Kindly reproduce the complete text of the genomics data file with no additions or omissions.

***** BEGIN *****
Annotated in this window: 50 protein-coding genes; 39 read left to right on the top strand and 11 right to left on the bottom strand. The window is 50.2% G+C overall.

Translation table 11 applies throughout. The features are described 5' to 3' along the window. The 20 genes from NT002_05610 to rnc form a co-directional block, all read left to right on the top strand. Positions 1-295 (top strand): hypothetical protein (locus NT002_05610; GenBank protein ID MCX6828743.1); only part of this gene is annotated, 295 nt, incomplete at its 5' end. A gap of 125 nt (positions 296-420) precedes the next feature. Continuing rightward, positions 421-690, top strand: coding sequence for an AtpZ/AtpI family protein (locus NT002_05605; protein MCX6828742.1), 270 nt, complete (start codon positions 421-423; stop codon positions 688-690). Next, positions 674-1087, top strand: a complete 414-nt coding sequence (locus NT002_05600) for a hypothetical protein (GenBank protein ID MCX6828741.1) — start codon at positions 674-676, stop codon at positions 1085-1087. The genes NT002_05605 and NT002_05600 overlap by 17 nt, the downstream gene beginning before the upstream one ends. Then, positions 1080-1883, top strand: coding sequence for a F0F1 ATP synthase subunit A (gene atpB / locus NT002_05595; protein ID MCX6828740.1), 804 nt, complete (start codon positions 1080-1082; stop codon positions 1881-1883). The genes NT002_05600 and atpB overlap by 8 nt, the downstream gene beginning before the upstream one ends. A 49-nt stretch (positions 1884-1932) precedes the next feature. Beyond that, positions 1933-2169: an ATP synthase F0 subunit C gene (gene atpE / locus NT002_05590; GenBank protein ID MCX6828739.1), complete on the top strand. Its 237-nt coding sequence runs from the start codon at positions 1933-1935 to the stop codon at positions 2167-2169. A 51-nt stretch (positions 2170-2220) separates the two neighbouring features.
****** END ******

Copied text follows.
Annotated in this window: 50 protein-coding genes; 39 read left to right on the top strand and 11 right to left on the bottom strand. The window is 50.2% G+C overall.

Translation table 11 applies throughout. The features are described 5' to 3' along the window. The 20 genes from NT002_05610 to rnc form a co-directional block, all read left to right on the top strand. Positions 1-295 (top strand): hypothetical protein (locus NT002_05610; GenBank protein ID MCX6828743.1); only part of this gene is annotated, 295 nt, incomplete at its 5' end. A gap of 125 nt (positions 296-420) precedes the next feature. Continuing rightward, positions 421-690, top strand: coding sequence for an AtpZ/AtpI family protein (locus NT002_05605; protein MCX6828742.1), 270 nt, complete (start codon positions 421-423; stop codon positions 688-690). Next, positions 674-1087, top strand: a complete 414-nt coding sequence (locus NT002_05600) for a hypothetical protein (GenBank protein ID MCX6828741.1) — start codon at positions 674-676, stop codon at positions 1085-1087. The genes NT002_05605 and NT002_05600 overlap by 17 nt, the downstream gene beginning before the upstream one ends. Then, positions 1080-1883, top strand: coding sequence for a F0F1 ATP synthase subunit A (gene atpB / locus NT002_05595; protein ID MCX6828740.1), 804 nt, complete (start codon positions 1080-1082; stop codon positions 1881-1883). The genes NT002_05600 and atpB overlap by 8 nt, the downstream gene beginning before the upstream one ends. A 49-nt stretch (positions 1884-1932) precedes the next feature. Beyond that, positions 1933-2169: an ATP synthase F0 subunit C gene (gene atpE / locus NT002_05590; GenBank protein ID MCX6828739.1), complete on the top strand. Its 237-nt coding sequence runs from the start codon at positions 1933-1935 to the stop codon at positions 2167-2169. A 51-nt stretch (positions 2170-2220) separates the two neighbouring features.